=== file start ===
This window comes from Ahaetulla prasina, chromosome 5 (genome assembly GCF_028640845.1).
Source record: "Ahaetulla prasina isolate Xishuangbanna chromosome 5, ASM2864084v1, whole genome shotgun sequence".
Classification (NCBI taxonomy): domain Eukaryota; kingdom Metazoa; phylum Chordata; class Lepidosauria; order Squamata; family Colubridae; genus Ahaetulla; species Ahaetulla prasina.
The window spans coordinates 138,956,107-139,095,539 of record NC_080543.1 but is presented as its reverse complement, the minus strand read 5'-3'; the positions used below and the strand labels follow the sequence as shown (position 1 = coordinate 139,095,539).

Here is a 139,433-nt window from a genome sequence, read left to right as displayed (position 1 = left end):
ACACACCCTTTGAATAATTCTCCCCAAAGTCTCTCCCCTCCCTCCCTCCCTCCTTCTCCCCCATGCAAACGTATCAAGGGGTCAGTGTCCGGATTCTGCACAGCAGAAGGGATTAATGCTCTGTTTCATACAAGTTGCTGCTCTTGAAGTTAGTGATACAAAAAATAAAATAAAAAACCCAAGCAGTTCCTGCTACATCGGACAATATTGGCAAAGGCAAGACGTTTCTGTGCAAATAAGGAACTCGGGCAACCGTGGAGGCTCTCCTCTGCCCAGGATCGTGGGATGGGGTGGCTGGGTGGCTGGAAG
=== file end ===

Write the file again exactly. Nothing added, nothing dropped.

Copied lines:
This window comes from Ahaetulla prasina, chromosome 5 (genome assembly GCF_028640845.1).
Source record: "Ahaetulla prasina isolate Xishuangbanna chromosome 5, ASM2864084v1, whole genome shotgun sequence".
Classification (NCBI taxonomy): domain Eukaryota; kingdom Metazoa; phylum Chordata; class Lepidosauria; order Squamata; family Colubridae; genus Ahaetulla; species Ahaetulla prasina.
The window spans coordinates 138,956,107-139,095,539 of record NC_080543.1 but is presented as its reverse complement, the minus strand read 5'-3'; the positions used below and the strand labels follow the sequence as shown (position 1 = coordinate 139,095,539).

Here is a 139,433-nt window from a genome sequence, read left to right as displayed (position 1 = left end):
ACACACCCTTTGAATAATTCTCCCCAAAGTCTCTCCCCTCCCTCCCTCCCTCCTTCTCCCCCATGCAAACGTATCAAGGGGTCAGTGTCCGGATTCTGCACAGCAGAAGGGATTAATGCTCTGTTTCATACAAGTTGCTGCTCTTGAAGTTAGTGATACAAAAAATAAAATAAAAAACCCAAGCAGTTCCTGCTACATCGGACAATATTGGCAAAGGCAAGACGTTTCTGTGCAAATAAGGAACTCGGGCAACCGTGGAGGCTCTCCTCTGCCCAGGATCGTGGGATGGGGTGGCTGGGTGGCTGGAAG